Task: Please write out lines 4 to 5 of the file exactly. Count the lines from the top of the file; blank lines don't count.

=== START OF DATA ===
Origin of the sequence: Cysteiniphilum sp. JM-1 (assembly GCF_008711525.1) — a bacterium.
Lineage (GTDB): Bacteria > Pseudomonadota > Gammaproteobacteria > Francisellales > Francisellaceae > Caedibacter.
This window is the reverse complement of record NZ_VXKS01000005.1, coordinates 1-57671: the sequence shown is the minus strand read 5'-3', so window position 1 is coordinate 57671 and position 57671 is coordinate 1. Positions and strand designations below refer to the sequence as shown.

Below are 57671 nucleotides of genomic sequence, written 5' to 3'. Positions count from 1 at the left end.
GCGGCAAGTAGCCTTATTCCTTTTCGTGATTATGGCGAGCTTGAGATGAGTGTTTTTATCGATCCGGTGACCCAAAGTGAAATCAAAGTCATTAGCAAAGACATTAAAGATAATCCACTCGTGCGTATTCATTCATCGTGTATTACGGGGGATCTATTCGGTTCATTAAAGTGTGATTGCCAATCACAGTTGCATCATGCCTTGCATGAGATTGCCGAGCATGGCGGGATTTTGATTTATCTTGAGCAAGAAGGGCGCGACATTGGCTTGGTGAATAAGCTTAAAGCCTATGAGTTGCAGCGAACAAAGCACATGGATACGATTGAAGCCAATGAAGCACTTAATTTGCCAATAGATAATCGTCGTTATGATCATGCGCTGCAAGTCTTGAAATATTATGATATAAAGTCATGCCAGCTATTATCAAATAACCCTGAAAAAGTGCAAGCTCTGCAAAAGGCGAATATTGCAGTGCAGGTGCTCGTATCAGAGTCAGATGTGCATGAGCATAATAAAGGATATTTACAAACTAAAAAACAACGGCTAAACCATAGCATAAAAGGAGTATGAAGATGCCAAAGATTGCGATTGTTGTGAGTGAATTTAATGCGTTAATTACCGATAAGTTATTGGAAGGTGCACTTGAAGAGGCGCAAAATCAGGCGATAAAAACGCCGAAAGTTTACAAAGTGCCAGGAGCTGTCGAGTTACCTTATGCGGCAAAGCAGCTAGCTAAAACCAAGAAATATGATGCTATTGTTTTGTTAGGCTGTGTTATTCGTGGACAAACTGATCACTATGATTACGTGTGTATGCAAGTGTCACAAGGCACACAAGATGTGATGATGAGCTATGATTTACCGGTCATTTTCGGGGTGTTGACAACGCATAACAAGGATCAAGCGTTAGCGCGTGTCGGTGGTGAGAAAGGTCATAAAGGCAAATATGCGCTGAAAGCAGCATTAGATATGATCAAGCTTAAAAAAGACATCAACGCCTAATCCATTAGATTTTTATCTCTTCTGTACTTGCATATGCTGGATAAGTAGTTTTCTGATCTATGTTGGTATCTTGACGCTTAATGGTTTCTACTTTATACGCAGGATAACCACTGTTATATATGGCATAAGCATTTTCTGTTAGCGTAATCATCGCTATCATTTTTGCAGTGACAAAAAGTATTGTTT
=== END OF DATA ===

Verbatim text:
Below are 57671 nucleotides of genomic sequence, written 5' to 3'. Positions count from 1 at the left end.
GCGGCAAGTAGCCTTATTCCTTTTCGTGATTATGGCGAGCTTGAGATGAGTGTTTTTATCGATCCGGTGACCCAAAGTGAAATCAAAGTCATTAGCAAAGACATTAAAGATAATCCACTCGTGCGTATTCATTCATCGTGTATTACGGGGGATCTATTCGGTTCATTAAAGTGTGATTGCCAATCACAGTTGCATCATGCCTTGCATGAGATTGCCGAGCATGGCGGGATTTTGATTTATCTTGAGCAAGAAGGGCGCGACATTGGCTTGGTGAATAAGCTTAAAGCCTATGAGTTGCAGCGAACAAAGCACATGGATACGATTGAAGCCAATGAAGCACTTAATTTGCCAATAGATAATCGTCGTTATGATCATGCGCTGCAAGTCTTGAAATATTATGATATAAAGTCATGCCAGCTATTATCAAATAACCCTGAAAAAGTGCAAGCTCTGCAAAAGGCGAATATTGCAGTGCAGGTGCTCGTATCAGAGTCAGATGTGCATGAGCATAATAAAGGATATTTACAAACTAAAAAACAACGGCTAAACCATAGCATAAAAGGAGTATGAAGATGCCAAAGATTGCGATTGTTGTGAGTGAATTTAATGCGTTAATTACCGATAAGTTATTGGAAGGTGCACTTGAAGAGGCGCAAAATCAGGCGATAAAAACGCCGAAAGTTTACAAAGTGCCAGGAGCTGTCGAGTTACCTTATGCGGCAAAGCAGCTAGCTAAAACCAAGAAATATGATGCTATTGTTTTGTTAGGCTGTGTTATTCGTGGACAAACTGATCACTATGATTACGTGTGTATGCAAGTGTCACAAGGCACACAAGATGTGATGATGAGCTATGATTTACCGGTCATTTTCGGGGTGTTGACAACGCATAACAAGGATCAAGCGTTAGCGCGTGTCGGTGGTGAGAAAGGTCATAAAGGCAAATATGCGCTGAAAGCAGCATTAGATATGATCAAGCTTAAAAAAGACATCAACGCCTAATCCATTAGATTTTTATCTCTTCTGTACTTGCATATGCTGGATAAGTAGTTTTCTGATCTATGTTGGTATCTTGACGCTTAATGGTTTCTACTTTATACGCAGGATAACCACTGTTATATATGGCATAAGCATTTTCTGTTAGCGTAATCATCGCTATCATTTTTGCAGTGACAAAAAGTATTGTTT